PeerJ Computer Science Preprints: Graphicshttps://peerj.com/preprints/index.atom?journal=cs&subject=10200Graphics articles published in PeerJ Computer Science PreprintsInfrastructure and tools for teaching computing throughout the statistical curriculumhttps://peerj.com/preprints/31812017-08-242017-08-24Mine Cetinkaya-RundelColin W Rundel
Modern statistics is fundamentally a computational discipline, but too often this fact is not reflected in our statistics curricula. With the rise of big data and data science it has become increasingly clear that students both want, expect, and need explicit training in this area of the discipline. Additionally, recent curricular guidelines clearly state that working with data requires extensive computing skills and that statistics students should be fluent in accessing, manipulating, analyzing, and modeling with professional statistical analysis software. Much has been written in the statistics education literature about pedagogical tools and approaches to provide a practical computational foundation for students. This article discusses the computational infrastructure and toolkit choices to allow for these pedagogical innovations while minimizing frustration and improving adoption for both our students and instructors.
Modern statistics is fundamentally a computational discipline, but too often this fact is not reflected in our statistics curricula. With the rise of big data and data science it has become increasingly clear that students both want, expect, and need explicit training in this area of the discipline. Additionally, recent curricular guidelines clearly state that working with data requires extensive computing skills and that statistics students should be fluent in accessing, manipulating, analyzing, and modeling with professional statistical analysis software. Much has been written in the statistics education literature about pedagogical tools and approaches to provide a practical computational foundation for students. This article discusses the computational infrastructure and toolkit choices to allow for these pedagogical innovations while minimizing frustration and improving adoption for both our students and instructors.Visualising higher-dimensional space-time and space-scale objects as projections to \(\mathbb{R}^3\)https://peerj.com/preprints/28442017-03-022017-03-02Ken Arroyo OhoriHugo LedouxJantien Stoter
Objects of more than three dimensions can be used to model geographic phenomena that occur in space, time and scale. For instance, a single 4D object can be used to represent the changes in a 3D object's shape across time or all its optimal representations at various levels of detail. In this paper, we look at how such higher-dimensional space-time and space-scale objects can be visualised as projections from \(\mathbb{R}^4\) to \(\mathbb{R}^3\). We present three projections that we believe are particularly intuitive for this purpose: (i) a simple `long axis' projection that puts 3D objects side by side; (ii) the well-known orthographic and perspective projections; and (iii) a projection to a 3-sphere (\(S^3\)) followed by a stereographic projection to \(\mathbb{R}^3\), which results in an inwards-outwards fourth axis. Our focus is in using these projections from \(\mathbb{R}^4\) to \(\mathbb{R}^3\), but they are formulated from \(\mathbb{R}^n\) to \(\mathbb{R}^{n-1}\) so as to be easily extensible and to incorporate other non-spatial characteristics. We present a prototype interactive visualiser that applies these projections from 4D to 3D in real-time using the programmable pipeline and compute shaders of the Metal graphics API.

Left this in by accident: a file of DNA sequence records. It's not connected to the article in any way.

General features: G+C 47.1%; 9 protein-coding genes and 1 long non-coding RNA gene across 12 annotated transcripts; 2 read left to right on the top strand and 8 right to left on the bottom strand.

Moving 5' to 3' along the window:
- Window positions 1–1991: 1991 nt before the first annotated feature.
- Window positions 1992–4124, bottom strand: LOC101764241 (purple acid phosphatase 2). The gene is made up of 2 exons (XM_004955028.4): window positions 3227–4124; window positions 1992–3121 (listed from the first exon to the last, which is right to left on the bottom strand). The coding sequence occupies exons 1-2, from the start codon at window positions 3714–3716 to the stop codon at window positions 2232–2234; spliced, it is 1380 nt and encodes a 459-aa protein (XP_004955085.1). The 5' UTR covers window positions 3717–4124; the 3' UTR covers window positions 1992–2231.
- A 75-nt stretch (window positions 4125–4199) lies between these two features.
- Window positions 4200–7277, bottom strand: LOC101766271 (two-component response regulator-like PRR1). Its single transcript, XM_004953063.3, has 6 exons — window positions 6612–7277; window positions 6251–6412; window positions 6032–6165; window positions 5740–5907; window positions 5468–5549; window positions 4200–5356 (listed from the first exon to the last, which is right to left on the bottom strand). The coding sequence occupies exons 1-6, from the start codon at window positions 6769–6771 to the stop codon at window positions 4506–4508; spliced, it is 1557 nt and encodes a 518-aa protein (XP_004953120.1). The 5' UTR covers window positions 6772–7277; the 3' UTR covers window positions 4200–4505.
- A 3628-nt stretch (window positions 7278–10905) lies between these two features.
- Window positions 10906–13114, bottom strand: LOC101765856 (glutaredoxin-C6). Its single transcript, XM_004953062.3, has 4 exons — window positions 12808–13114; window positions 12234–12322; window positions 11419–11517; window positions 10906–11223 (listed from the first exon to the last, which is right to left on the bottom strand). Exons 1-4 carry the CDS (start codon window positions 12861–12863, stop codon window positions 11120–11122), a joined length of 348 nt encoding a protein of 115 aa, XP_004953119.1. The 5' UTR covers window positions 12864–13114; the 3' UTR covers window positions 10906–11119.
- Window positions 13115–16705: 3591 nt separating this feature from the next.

Objects of more than three dimensions can be used to model geographic phenomena that occur in space, time and scale. For instance, a single 4D object can be used to represent the changes in a 3D object's shape across time or all its optimal representations at various levels of detail. In this paper, we look at how such higher-dimensional space-time and space-scale objects can be visualised as projections from \(\mathbb{R}^4\) to \(\mathbb{R}^3\). We present three projections that we believe are particularly intuitive for this purpose: (i) a simple `long axis' projection that puts 3D objects side by side; (ii) the well-known orthographic and perspective projections; and (iii) a projection to a 3-sphere (\(S^3\)) followed by a stereographic projection to \(\mathbb{R}^3\), which results in an inwards-outwards fourth axis. Our focus is in using these projections from \(\mathbb{R}^4\) to \(\mathbb{R}^3\), but they are formulated from \(\mathbb{R}^n\) to \(\mathbb{R}^{n-1}\) so as to be easily extensible and to incorporate other non-spatial characteristics. We present a prototype interactive visualiser that applies these projections from 4D to 3D in real-time using the programmable pipeline and compute shaders of the Metal graphics API.A comprehensive investigation of visual cryptography and its role in secure communicationshttps://peerj.com/preprints/26822017-01-202017-01-20Elham ShahabHadi Abdolrahimpour
Secret sharing approach and in particular Visual Cryptography (VC) try to address the security issues in dealing with images. In fact, VC is a powerful technique that combines the notions of perfect ciphers and secret sharing in cryptography. VC takes an image (secret) as an input and encrypts (divide) into two or more pieces (shares) that each of them can not reveal any information about the main input. The decryption way in this scenario is done through superimposing shares on top of each other to receive the input image. No computer participation is required, thus showing one of the distinguishing features of VC. It is claimed that VC is a unique technique in the sense that the encrypted message can be decrypted directly by the human visual system.